You Can Now Bet Big on Cannabis With First U.S. Leveraged ETN

(Bloomberg) -- American investors can now turbocharge their cannabis bets with a new juiced-up exchange-traded note.

The MicroSectors Cannabis 2x Leveraged ETN, which is due to begin trading Wednesday under the ticker MJO, is the first of its kind in the U.S. It will charge 95 basis points -- or $9.50 for every $1,000 invested -- according to regulatory documents.

It’s a challenging time to invest in pot. While cash has continued to flow into the two largest marijuana ETFs this year, both have lost more than 30% of their value. The ETN is also entering a newly crowded market. A number of money managers have recently started weed funds, and at least six ETFs are currently duking it out for assets in the U.S.

“We are trying to resonate with traders and investors that not only see this as an emerging investment but prefer an exposure that is based on the entire ecosystem,” said Scott Acheychek, president of Fairfield, Connecticut-based REX Shares LLC, which will run the ETN. “The cannabis industry will continue to develop but it’s more than just the cultivators, which have been highly volatile.”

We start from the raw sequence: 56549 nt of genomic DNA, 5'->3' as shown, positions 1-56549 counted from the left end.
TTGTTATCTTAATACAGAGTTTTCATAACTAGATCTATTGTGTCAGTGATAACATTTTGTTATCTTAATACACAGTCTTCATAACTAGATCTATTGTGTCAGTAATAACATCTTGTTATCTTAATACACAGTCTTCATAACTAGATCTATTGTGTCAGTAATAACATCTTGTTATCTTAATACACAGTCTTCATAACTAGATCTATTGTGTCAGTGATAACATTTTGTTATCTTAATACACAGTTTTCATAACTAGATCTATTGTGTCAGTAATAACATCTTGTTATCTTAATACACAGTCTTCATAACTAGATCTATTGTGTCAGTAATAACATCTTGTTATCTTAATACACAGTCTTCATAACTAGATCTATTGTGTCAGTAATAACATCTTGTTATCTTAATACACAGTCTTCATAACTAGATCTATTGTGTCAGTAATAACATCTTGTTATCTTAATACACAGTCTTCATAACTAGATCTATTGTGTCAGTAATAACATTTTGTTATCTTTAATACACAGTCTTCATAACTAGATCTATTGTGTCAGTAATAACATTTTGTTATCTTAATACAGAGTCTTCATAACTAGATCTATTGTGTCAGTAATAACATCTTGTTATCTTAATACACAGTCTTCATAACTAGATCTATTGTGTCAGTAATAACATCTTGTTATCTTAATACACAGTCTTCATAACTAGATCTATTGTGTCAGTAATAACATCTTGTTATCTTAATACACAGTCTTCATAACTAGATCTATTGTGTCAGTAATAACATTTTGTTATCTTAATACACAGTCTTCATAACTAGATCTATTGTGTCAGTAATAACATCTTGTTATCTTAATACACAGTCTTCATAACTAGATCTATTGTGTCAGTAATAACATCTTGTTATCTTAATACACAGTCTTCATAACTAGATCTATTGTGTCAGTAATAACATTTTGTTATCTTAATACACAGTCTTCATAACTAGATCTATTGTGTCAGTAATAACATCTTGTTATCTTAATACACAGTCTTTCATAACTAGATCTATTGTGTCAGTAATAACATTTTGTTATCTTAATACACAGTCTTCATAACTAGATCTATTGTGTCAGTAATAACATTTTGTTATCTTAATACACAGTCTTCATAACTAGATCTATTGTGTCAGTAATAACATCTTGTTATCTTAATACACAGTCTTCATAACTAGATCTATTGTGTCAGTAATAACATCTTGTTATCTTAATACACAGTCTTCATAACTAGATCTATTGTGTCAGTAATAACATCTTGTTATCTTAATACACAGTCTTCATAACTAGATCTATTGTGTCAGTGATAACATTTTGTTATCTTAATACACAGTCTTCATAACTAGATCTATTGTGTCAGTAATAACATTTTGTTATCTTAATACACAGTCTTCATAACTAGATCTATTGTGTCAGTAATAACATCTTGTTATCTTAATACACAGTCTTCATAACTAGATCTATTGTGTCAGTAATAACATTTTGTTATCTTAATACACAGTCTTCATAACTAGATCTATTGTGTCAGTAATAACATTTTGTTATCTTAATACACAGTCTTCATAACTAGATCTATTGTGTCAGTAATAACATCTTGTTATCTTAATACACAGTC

The ETN will track an index that divides the industry into five categories: pharmaceuticals, testing and analytics, cultivators, industrial hemp and ancillary business, Acheychek said.

You Can Now Bet Big on Cannabis With First U.S. Leveraged ETN

REX Shares is also starting an unleveraged product -- the MicroSectors Cannabis ETN, or MJJ -- which charges 70 basis points. The Bank of Montreal, which is behind five REX Shares bank ETNs, as well as leveraged and inverse tech notes, is issuing the products.

Unlike ETFs, which are backed by a pool of assets, ETNs are unsecured debt obligations that tend to be sold by banks. That took some investors by surprise in February 2018, when a sharp spike in volatility prompted a note that bet against fluctuations to abruptly shutter.

Still, their popularity has persisted, with 19 new ETN launches this year, data compiled by Bloomberg show. That’s partly because only two issuers in the U.S. are currently able to sell leveraged ETFs, although a new plan from the regulator could broaden issuance.

Horizons ETFs Management Canada Inc. launched the first leveraged and inverse pot funds in May amid a marijuana frenzy.

However, the BetaPro Marijuana Companies 2x Daily Bull ETF, which trades in Toronto, has failed to attract assets, garnering about C$5 million ($3.8 million) since its launch. Its inverse sibling has more than C$30 million and has gained 89%.

©2019 Bloomberg L.P.

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